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We feel, we have kuleana, responsibility for the land, for the people. That's what this is all about.

Kūpuna raised in Wanini, March 2015

Keeping ʻohana lands in ʻohana hands sustains communities.

ʻĀina, meaning “that which feeds,” is the Hawaiian word for land.

 

ʻĀina encompasses all that feeds us, from heavens to earth to ocean, especially relationships between places and the people who call them home, who have fed their families here across generations. Traditionally in Hawaiʻi, ʻāina, an embodiment of our Gods and ancestors, could never be bought, sold or owned, but was held in trust by the governing aliʻi of an area, who gave it to area ʻohana as their responsibility without right of ownership.” (Pūkuʻi & Elbert, 1975). Under Hawaiian land tenure, families could stay and pass this land to their descendants, even as ruling aliʻi changed, as long as they cared for it well. 

Today, long-time families from the island of Kauaʻi are finding it increasingly difficult to continue to live here and care for the lands that feed them.  Under western and American law, people from other parts of the world, many of whom vacation on the island, can buy lands on Kauaʻi for vacation homes, real estate investments, or residence in a place that feels like paradise. The land here has become some of the most coveted and expensive on the planet, with over a million visitors a year recreating across the island. Meanwhile, long-time residents struggle, working multiple jobs to pay for food, rent, and rising property taxes tied to escalating land values; simultaneously, they face the loss of homes, decreased access to ʻohana fishing and gathering areas, and increased pressure to move from their communities and the island. Most who buy land on Kauaʻi have no idea they are displacing long-time area families, have no way to learn about the ʻāina they are becoming caretakers of, and have no connection to surrounding communities. Kīpuka Kuleana restores relationships between people and ʻāina by restoring land and the ability of local communities to care for it.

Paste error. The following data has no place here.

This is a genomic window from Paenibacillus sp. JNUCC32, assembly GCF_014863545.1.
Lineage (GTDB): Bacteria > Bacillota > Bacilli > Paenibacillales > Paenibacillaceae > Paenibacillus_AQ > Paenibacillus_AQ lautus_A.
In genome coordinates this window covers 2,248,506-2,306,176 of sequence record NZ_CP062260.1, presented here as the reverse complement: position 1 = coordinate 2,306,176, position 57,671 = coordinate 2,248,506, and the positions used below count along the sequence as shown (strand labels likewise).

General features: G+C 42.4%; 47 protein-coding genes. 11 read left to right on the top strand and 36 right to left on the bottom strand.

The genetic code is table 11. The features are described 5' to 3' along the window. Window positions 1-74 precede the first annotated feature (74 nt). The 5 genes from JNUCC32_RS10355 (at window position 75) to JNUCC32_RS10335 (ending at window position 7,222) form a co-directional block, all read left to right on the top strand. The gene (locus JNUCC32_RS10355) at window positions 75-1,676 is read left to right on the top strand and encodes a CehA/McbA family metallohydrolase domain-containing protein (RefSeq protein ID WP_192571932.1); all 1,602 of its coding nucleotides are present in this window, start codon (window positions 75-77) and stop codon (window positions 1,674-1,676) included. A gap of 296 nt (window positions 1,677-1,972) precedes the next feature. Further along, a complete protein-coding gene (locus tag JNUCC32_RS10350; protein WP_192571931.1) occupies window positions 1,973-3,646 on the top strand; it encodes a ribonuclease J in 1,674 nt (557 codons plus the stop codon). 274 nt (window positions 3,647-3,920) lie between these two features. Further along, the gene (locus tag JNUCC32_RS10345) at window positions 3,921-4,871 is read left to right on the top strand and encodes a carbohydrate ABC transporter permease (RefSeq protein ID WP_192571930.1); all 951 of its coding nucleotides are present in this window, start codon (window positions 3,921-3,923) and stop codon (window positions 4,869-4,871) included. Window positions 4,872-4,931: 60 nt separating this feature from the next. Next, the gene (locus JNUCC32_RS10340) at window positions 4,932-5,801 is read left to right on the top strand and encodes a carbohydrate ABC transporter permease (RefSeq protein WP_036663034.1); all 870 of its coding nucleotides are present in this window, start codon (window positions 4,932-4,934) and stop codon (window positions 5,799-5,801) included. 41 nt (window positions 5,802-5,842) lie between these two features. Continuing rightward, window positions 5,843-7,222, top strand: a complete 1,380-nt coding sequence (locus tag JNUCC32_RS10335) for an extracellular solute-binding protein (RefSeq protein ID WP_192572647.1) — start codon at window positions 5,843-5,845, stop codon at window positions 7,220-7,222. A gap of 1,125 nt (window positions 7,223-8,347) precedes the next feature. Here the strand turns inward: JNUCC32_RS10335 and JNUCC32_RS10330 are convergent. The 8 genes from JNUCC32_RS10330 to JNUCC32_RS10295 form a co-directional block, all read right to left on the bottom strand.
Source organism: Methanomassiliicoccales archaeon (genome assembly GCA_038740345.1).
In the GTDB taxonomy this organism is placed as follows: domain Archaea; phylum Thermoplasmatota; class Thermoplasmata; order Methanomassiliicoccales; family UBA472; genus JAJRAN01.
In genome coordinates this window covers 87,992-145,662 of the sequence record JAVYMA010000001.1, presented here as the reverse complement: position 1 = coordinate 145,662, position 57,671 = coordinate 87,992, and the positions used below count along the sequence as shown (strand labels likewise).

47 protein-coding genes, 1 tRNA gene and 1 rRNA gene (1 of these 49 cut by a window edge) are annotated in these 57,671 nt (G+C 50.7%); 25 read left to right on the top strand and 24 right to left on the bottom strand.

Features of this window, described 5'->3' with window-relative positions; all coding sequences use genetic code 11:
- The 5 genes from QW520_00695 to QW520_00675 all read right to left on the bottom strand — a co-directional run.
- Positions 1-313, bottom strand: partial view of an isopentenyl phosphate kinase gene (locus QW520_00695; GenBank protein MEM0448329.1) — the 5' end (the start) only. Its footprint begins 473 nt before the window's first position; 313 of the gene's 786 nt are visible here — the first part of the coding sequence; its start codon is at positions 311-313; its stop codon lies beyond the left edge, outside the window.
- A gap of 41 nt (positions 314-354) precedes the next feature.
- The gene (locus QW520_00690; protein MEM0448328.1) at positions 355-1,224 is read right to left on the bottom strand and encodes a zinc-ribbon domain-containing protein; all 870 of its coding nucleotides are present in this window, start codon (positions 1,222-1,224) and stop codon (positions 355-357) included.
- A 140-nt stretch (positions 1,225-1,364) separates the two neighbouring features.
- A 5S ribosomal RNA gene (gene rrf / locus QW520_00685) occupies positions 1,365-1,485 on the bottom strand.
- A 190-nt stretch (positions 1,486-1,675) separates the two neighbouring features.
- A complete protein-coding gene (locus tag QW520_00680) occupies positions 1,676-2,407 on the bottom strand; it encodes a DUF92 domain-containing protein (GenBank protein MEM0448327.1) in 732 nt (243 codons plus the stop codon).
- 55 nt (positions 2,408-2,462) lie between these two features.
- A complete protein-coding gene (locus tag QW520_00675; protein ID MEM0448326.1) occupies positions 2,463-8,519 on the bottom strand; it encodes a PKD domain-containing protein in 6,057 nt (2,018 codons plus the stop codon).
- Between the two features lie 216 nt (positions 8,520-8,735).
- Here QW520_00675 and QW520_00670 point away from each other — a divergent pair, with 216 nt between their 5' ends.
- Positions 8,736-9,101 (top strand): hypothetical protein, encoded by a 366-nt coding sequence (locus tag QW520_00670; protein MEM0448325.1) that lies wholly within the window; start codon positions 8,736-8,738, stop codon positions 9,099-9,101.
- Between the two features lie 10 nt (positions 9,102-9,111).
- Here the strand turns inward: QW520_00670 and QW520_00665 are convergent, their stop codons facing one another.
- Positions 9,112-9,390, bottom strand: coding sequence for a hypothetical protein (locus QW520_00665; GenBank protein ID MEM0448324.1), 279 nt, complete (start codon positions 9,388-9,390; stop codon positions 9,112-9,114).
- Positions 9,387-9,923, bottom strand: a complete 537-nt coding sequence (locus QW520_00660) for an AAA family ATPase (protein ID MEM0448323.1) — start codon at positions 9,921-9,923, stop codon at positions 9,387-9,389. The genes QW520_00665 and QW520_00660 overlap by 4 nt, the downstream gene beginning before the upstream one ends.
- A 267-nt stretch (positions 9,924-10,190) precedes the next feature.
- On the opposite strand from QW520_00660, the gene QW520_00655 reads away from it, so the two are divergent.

Kīpuka Kuleana is a nonprofit organization founded in 2017 on the island of Kaua‘i. We provide education and research to enhance connections to ʻāina on Kauaʻi, build community stewardship of ʻāina, support ʻohana in keeping ancestral ʻāina, and promote policies that protect Kauaʻi ʻāina and ʻohana.

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